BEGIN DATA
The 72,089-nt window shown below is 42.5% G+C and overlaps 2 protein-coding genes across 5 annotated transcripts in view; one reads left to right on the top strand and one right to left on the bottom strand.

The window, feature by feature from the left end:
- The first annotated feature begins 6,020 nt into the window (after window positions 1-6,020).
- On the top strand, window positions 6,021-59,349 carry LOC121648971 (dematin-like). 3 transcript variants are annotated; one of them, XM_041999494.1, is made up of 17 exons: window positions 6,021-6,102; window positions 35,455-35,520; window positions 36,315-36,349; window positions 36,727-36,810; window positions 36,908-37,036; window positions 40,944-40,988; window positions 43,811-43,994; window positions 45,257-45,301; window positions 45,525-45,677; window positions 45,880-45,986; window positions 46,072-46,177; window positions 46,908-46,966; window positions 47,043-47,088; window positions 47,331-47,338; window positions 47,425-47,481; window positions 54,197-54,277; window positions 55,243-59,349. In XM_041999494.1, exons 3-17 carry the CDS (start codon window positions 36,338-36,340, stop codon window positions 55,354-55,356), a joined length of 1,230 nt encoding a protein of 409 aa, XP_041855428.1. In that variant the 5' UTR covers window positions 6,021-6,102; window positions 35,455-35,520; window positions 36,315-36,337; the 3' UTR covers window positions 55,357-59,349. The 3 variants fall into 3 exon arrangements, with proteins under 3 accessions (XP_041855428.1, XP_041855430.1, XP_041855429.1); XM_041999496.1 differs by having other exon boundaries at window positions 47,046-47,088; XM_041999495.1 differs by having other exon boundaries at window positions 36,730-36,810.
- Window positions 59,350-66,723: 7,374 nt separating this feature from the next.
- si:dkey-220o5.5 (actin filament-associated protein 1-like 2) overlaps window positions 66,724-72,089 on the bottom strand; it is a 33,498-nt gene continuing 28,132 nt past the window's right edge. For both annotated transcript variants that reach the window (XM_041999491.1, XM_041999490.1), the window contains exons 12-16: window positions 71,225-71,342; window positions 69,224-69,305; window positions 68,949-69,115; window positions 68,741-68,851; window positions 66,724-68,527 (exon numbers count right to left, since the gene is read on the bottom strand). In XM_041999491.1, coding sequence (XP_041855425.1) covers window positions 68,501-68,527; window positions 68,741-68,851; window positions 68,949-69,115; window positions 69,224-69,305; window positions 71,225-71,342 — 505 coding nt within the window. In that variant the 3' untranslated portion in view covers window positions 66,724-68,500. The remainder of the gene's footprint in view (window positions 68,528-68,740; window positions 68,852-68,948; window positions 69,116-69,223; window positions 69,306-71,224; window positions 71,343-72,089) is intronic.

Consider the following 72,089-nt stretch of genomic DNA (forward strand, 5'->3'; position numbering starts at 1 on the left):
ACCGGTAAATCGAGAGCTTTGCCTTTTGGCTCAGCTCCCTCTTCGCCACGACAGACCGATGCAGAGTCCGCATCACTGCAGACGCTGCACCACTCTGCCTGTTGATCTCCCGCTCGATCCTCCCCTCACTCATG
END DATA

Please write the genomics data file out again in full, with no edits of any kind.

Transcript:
The 72,089-nt window shown below is 42.5% G+C and overlaps 2 protein-coding genes across 5 annotated transcripts in view; one reads left to right on the top strand and one right to left on the bottom strand.

The window, feature by feature from the left end:
- The first annotated feature begins 6,020 nt into the window (after window positions 1-6,020).
- On the top strand, window positions 6,021-59,349 carry LOC121648971 (dematin-like). 3 transcript variants are annotated; one of them, XM_041999494.1, is made up of 17 exons: window positions 6,021-6,102; window positions 35,455-35,520; window positions 36,315-36,349; window positions 36,727-36,810; window positions 36,908-37,036; window positions 40,944-40,988; window positions 43,811-43,994; window positions 45,257-45,301; window positions 45,525-45,677; window positions 45,880-45,986; window positions 46,072-46,177; window positions 46,908-46,966; window positions 47,043-47,088; window positions 47,331-47,338; window positions 47,425-47,481; window positions 54,197-54,277; window positions 55,243-59,349. In XM_041999494.1, exons 3-17 carry the CDS (start codon window positions 36,338-36,340, stop codon window positions 55,354-55,356), a joined length of 1,230 nt encoding a protein of 409 aa, XP_041855428.1. In that variant the 5' UTR covers window positions 6,021-6,102; window positions 35,455-35,520; window positions 36,315-36,337; the 3' UTR covers window positions 55,357-59,349. The 3 variants fall into 3 exon arrangements, with proteins under 3 accessions (XP_041855428.1, XP_041855430.1, XP_041855429.1); XM_041999496.1 differs by having other exon boundaries at window positions 47,046-47,088; XM_041999495.1 differs by having other exon boundaries at window positions 36,730-36,810.
- Window positions 59,350-66,723: 7,374 nt separating this feature from the next.
- si:dkey-220o5.5 (actin filament-associated protein 1-like 2) overlaps window positions 66,724-72,089 on the bottom strand; it is a 33,498-nt gene continuing 28,132 nt past the window's right edge. For both annotated transcript variants that reach the window (XM_041999491.1, XM_041999490.1), the window contains exons 12-16: window positions 71,225-71,342; window positions 69,224-69,305; window positions 68,949-69,115; window positions 68,741-68,851; window positions 66,724-68,527 (exon numbers count right to left, since the gene is read on the bottom strand). In XM_041999491.1, coding sequence (XP_041855425.1) covers window positions 68,501-68,527; window positions 68,741-68,851; window positions 68,949-69,115; window positions 69,224-69,305; window positions 71,225-71,342 — 505 coding nt within the window. In that variant the 3' untranslated portion in view covers window positions 66,724-68,500. The remainder of the gene's footprint in view (window positions 68,528-68,740; window positions 68,852-68,948; window positions 69,116-69,223; window positions 69,306-71,224; window positions 71,343-72,089) is intronic.

Consider the following 72,089-nt stretch of genomic DNA (forward strand, 5'->3'; position numbering starts at 1 on the left):
ACCGGTAAATCGAGAGCTTTGCCTTTTGGCTCAGCTCCCTCTTCGCCACGACAGACCGATGCAGAGTCCGCATCACTGCAGACGCTGCACCACTCTGCCTGTTGATCTCCCGCTCGATCCTCCCCTCACTCATG